Mandi Pratt Chapman: It's not being queer that causes the disparity. It's all of the homophobia, transphobia, stress that you experience and are afraid of that lead to behaviours and impulses that are detrimental to our health. We all have abnormal cells circulating in our bodies all the time, but when your stress levels are higher and your immune system isn't working as well, and you're modifying your cells at a more rapid pace because of tobacco or alcohol use, that's what elevates your risk. The other thing that's important to note is major focused marketing from the tobacco and alcohol industries. So in healthcare systems, in schools, in different kind of more traditional social settings, there has been variability in terms of acceptance, which we definitely still see. We didn't really have a lot of safe spaces to exist, and so gay bars were a haven where people could be themselves. And the alcohol and tobacco industry definitely capitalised on that. You know, there was just a huge opportunity to tap into that need for belonging, that need for wanting solace. Right. It's hard to kind of deal with that on a day-to-day basis. So sometimes people choose things that are more healthy coping mechanisms, and sometimes we choose things that are not as healthy.

Mandi Pratt Chapman: There was a campaign called Project SCUM in the mid 90s, and SCUM stood for Subculture Urban Marketing. The "scum" sticks out in your mind, right? That was a campaign by R.J. Reynolds, really focused on homeless individuals and the queer community, particularly gay men. And that was one of the earliest kind of indicators of focused efforts on the queer community. And then in 2001, there was a big campaign for Lucky Strike called "I Choose". So that was definitely feeding into choice. And the 2005 campaign from American Spirit, Freedom's Campaign again, freedom to marry, freedom to choose, freedom to inhale. And Absolut, Jim Beam, Smirnoff. These are all groups that have really given money to queer organisations, including, you know, the human rights campaign and like lots of organisations. So it's a tricky thing when you're dependent on raising money for your mission. But the folks giving you money actually are marketing in ways that are going to reduce the health of the community you're trying to serve. Right. So, I mean, I think that's a challenge for nonprofits everywhere.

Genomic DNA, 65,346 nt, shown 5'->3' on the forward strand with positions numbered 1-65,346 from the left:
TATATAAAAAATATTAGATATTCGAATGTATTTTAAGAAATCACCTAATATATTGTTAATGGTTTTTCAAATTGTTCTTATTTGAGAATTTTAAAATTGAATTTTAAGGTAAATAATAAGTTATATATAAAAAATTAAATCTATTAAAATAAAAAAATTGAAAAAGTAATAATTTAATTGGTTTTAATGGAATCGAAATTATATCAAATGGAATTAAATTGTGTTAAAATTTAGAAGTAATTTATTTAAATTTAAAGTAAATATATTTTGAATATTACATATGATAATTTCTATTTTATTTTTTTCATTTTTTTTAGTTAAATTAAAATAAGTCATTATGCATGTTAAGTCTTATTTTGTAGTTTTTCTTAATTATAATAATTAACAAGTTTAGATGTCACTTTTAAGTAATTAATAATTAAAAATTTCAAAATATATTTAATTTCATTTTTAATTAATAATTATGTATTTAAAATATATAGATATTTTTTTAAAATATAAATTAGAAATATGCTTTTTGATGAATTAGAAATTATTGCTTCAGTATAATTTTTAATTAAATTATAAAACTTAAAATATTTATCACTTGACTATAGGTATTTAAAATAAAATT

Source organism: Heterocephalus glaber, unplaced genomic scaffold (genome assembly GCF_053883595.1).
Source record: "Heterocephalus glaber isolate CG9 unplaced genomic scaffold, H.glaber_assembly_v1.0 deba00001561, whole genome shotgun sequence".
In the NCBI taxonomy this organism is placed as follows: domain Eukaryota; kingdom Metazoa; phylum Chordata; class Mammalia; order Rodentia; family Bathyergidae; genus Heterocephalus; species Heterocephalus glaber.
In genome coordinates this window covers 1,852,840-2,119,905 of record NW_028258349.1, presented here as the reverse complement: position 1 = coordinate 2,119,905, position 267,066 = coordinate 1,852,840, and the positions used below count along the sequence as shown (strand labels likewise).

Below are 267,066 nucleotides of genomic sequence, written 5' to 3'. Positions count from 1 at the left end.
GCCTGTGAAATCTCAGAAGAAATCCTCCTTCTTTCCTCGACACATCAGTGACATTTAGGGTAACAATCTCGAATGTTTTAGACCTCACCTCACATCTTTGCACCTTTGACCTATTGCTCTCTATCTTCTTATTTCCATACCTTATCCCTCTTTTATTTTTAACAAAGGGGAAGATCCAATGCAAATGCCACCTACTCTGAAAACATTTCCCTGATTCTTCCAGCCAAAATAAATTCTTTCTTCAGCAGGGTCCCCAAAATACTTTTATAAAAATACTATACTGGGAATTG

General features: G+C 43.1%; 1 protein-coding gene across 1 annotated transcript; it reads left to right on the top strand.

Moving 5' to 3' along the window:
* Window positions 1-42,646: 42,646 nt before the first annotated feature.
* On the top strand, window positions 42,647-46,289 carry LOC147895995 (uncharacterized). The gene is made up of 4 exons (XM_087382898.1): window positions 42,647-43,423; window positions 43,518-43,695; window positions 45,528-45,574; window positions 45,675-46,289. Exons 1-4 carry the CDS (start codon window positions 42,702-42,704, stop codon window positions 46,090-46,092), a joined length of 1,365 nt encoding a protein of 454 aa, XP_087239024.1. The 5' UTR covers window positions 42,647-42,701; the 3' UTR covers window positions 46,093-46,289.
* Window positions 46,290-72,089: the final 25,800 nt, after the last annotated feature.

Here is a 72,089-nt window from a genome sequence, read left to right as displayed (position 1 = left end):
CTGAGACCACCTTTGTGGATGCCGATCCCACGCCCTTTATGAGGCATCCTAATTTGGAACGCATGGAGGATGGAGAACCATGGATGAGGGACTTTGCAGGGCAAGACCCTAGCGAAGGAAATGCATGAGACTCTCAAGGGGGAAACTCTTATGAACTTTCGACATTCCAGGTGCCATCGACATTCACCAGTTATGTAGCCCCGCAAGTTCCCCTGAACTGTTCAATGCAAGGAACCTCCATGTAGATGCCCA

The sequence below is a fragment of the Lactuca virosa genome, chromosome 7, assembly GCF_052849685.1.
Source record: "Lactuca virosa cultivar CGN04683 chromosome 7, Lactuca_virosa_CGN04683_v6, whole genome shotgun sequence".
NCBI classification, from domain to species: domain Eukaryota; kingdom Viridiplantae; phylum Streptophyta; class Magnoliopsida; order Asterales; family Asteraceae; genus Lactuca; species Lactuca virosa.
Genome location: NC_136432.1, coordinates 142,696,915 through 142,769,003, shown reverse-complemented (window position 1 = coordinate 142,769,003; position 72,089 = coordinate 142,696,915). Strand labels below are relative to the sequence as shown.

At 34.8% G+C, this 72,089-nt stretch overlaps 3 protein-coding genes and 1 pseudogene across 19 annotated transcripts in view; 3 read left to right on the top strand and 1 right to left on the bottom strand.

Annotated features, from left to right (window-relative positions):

Cary Adams: And there was a Harvard study in 2018 which suggested that LGBTQI people in the US are less likely to have health insurance. What's actually causing all of that?

Mandi Pratt Chapman: Health care coverage has been typically linked to employment. So if you are in a State or a jurisdiction that doesn't recognise same sex marriage before the 2015 Supreme Court decision, you may not have been able to benefit from your partner's health insurance benefits. So like when that was changed through expansion of the Affordable Care Act to other forms of health insurance in the US and federal same-sex marriage applicability across States, that expanded employer insurance to spouses and partners where in some jurisdictions that access was already there. I think the challenge is that in the United States it's largely due to spousal and partner benefits being highly variable across states.

Cary Adams: Generally, I understand that it's more unlikely for someone from the LGBTQI community to enter the health care system. There's a reticence to go into that. Is that something that you're familiar with?

Mandi Pratt Chapman: Yeah, absolutely. I mean, I think that when people have negative experiences in the health care setting or hear of negative experiences, there's a there's a likelihood to want to avoid care. What I have found in talking to people as a researcher and in my personal life is that a lot of times, especially transgender people have to educate their providers. And so if you go into an emergency room and you're having a post-op issue and the people there have never seen top surgery and they don't they don't know what they're looking at and you're trying to explain it to them while you're trying to get emergency care, it's a little unsettling, you know. And that's just one example. I helped a friend of mine through gender-affirming surgery several years ago, and every provider but one misgendered them. one nurse got it right. And you think about women's centres and all of the pink and, you know, it deters you from wanting to get screened for a body part that you don't even really want to have. So I think there is a reticence to go into care when you think you might face discrimination or you have in the past.